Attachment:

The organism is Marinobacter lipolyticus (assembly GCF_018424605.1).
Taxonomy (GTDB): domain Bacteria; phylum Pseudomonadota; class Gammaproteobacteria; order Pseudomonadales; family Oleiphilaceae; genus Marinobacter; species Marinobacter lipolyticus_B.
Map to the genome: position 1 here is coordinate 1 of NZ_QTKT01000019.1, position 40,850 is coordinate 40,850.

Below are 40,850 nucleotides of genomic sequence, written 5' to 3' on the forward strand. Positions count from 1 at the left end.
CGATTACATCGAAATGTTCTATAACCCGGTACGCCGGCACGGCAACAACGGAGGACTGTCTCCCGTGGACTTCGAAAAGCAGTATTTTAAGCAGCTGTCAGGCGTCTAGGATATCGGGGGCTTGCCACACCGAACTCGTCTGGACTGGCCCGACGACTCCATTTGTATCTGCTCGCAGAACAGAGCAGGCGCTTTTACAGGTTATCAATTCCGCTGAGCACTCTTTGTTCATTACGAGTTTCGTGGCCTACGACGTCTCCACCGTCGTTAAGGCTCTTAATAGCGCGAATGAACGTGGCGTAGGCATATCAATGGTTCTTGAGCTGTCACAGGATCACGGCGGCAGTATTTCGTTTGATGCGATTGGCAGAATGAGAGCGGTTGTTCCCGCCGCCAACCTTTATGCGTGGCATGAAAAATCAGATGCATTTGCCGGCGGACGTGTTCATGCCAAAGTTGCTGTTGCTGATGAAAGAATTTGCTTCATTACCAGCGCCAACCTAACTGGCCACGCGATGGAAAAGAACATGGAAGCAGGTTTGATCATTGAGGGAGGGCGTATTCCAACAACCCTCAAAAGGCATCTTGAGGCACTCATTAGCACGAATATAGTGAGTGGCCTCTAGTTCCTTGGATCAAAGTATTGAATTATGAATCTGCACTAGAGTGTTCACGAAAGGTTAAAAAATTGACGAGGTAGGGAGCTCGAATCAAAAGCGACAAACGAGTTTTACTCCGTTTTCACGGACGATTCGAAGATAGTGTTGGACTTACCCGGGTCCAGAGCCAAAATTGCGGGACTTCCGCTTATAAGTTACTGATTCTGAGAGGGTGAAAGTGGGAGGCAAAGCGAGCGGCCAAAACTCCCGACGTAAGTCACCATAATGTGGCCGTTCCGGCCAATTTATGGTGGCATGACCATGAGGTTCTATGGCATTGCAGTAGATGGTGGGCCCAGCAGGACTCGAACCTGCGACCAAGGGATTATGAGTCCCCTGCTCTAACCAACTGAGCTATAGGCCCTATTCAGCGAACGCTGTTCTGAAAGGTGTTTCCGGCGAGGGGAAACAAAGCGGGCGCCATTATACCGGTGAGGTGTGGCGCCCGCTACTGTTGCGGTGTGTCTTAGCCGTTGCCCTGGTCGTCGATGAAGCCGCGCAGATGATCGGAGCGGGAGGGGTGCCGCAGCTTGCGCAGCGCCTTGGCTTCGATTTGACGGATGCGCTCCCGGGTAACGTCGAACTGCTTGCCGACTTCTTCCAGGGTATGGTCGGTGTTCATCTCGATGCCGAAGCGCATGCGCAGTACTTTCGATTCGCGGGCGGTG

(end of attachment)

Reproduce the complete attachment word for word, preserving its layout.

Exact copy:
The organism is Marinobacter lipolyticus (assembly GCF_018424605.1).
Taxonomy (GTDB): domain Bacteria; phylum Pseudomonadota; class Gammaproteobacteria; order Pseudomonadales; family Oleiphilaceae; genus Marinobacter; species Marinobacter lipolyticus_B.
Map to the genome: position 1 here is coordinate 1 of NZ_QTKT01000019.1, position 40,850 is coordinate 40,850.

Below are 40,850 nucleotides of genomic sequence, written 5' to 3' on the forward strand. Positions count from 1 at the left end.
CGATTACATCGAAATGTTCTATAACCCGGTACGCCGGCACGGCAACAACGGAGGACTGTCTCCCGTGGACTTCGAAAAGCAGTATTTTAAGCAGCTGTCAGGCGTCTAGGATATCGGGGGCTTGCCACACCGAACTCGTCTGGACTGGCCCGACGACTCCATTTGTATCTGCTCGCAGAACAGAGCAGGCGCTTTTACAGGTTATCAATTCCGCTGAGCACTCTTTGTTCATTACGAGTTTCGTGGCCTACGACGTCTCCACCGTCGTTAAGGCTCTTAATAGCGCGAATGAACGTGGCGTAGGCATATCAATGGTTCTTGAGCTGTCACAGGATCACGGCGGCAGTATTTCGTTTGATGCGATTGGCAGAATGAGAGCGGTTGTTCCCGCCGCCAACCTTTATGCGTGGCATGAAAAATCAGATGCATTTGCCGGCGGACGTGTTCATGCCAAAGTTGCTGTTGCTGATGAAAGAATTTGCTTCATTACCAGCGCCAACCTAACTGGCCACGCGATGGAAAAGAACATGGAAGCAGGTTTGATCATTGAGGGAGGGCGTATTCCAACAACCCTCAAAAGGCATCTTGAGGCACTCATTAGCACGAATATAGTGAGTGGCCTCTAGTTCCTTGGATCAAAGTATTGAATTATGAATCTGCACTAGAGTGTTCACGAAAGGTTAAAAAATTGACGAGGTAGGGAGCTCGAATCAAAAGCGACAAACGAGTTTTACTCCGTTTTCACGGACGATTCGAAGATAGTGTTGGACTTACCCGGGTCCAGAGCCAAAATTGCGGGACTTCCGCTTATAAGTTACTGATTCTGAGAGGGTGAAAGTGGGAGGCAAAGCGAGCGGCCAAAACTCCCGACGTAAGTCACCATAATGTGGCCGTTCCGGCCAATTTATGGTGGCATGACCATGAGGTTCTATGGCATTGCAGTAGATGGTGGGCCCAGCAGGACTCGAACCTGCGACCAAGGGATTATGAGTCCCCTGCTCTAACCAACTGAGCTATAGGCCCTATTCAGCGAACGCTGTTCTGAAAGGTGTTTCCGGCGAGGGGAAACAAAGCGGGCGCCATTATACCGGTGAGGTGTGGCGCCCGCTACTGTTGCGGTGTGTCTTAGCCGTTGCCCTGGTCGTCGATGAAGCCGCGCAGATGATCGGAGCGGGAGGGGTGCCGCAGCTTGCGCAGCGCCTTGGCTTCGATTTGACGGATGCGCTCCCGGGTAACGTCGAACTGCTTGCCGACTTCTTCCAGGGTATGGTCGGTGTTCATCTCGATGCCGAAGCGCATGCGCAGTACTTTCGATTCGCGGGCGGTG